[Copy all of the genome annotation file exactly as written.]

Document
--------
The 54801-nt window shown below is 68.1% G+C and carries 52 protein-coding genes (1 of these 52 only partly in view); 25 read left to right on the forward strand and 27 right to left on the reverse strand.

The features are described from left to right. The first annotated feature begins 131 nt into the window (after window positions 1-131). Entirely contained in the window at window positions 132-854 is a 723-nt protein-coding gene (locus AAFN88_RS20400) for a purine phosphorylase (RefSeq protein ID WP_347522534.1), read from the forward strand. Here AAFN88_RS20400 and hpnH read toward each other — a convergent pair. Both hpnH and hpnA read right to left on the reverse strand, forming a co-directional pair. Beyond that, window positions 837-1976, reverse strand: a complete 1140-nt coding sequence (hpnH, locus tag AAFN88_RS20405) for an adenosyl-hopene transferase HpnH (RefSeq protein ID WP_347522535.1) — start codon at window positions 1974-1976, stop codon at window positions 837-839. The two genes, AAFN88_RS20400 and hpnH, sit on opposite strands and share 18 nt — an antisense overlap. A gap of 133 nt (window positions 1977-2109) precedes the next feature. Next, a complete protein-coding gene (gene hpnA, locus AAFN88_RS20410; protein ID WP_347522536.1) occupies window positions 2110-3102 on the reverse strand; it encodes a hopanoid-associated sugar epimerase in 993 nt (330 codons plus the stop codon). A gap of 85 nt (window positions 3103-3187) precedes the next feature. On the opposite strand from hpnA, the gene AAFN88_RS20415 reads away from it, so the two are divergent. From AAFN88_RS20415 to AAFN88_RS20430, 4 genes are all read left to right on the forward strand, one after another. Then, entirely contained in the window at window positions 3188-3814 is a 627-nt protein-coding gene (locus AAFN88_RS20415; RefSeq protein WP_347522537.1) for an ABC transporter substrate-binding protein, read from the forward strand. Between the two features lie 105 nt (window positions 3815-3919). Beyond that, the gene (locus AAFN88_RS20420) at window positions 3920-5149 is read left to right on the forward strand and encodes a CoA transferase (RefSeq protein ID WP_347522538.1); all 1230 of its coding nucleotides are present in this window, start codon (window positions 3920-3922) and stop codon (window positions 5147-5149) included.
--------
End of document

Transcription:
The 54801-nt window shown below is 68.1% G+C and carries 52 protein-coding genes (1 of these 52 only partly in view); 25 read left to right on the forward strand and 27 right to left on the reverse strand.

The features are described from left to right. The first annotated feature begins 131 nt into the window (after window positions 1-131). Entirely contained in the window at window positions 132-854 is a 723-nt protein-coding gene (locus AAFN88_RS20400) for a purine phosphorylase (RefSeq protein ID WP_347522534.1), read from the forward strand. Here AAFN88_RS20400 and hpnH read toward each other — a convergent pair. Both hpnH and hpnA read right to left on the reverse strand, forming a co-directional pair. Beyond that, window positions 837-1976, reverse strand: a complete 1140-nt coding sequence (hpnH, locus tag AAFN88_RS20405) for an adenosyl-hopene transferase HpnH (RefSeq protein ID WP_347522535.1) — start codon at window positions 1974-1976, stop codon at window positions 837-839. The two genes, AAFN88_RS20400 and hpnH, sit on opposite strands and share 18 nt — an antisense overlap. A gap of 133 nt (window positions 1977-2109) precedes the next feature. Next, a complete protein-coding gene (gene hpnA, locus AAFN88_RS20410; protein ID WP_347522536.1) occupies window positions 2110-3102 on the reverse strand; it encodes a hopanoid-associated sugar epimerase in 993 nt (330 codons plus the stop codon). A gap of 85 nt (window positions 3103-3187) precedes the next feature. On the opposite strand from hpnA, the gene AAFN88_RS20415 reads away from it, so the two are divergent. From AAFN88_RS20415 to AAFN88_RS20430, 4 genes are all read left to right on the forward strand, one after another. Then, entirely contained in the window at window positions 3188-3814 is a 627-nt protein-coding gene (locus AAFN88_RS20415; RefSeq protein WP_347522537.1) for an ABC transporter substrate-binding protein, read from the forward strand. Between the two features lie 105 nt (window positions 3815-3919). Beyond that, the gene (locus AAFN88_RS20420) at window positions 3920-5149 is read left to right on the forward strand and encodes a CoA transferase (RefSeq protein ID WP_347522538.1); all 1230 of its coding nucleotides are present in this window, start codon (window positions 3920-3922) and stop codon (window positions 5147-5149) included.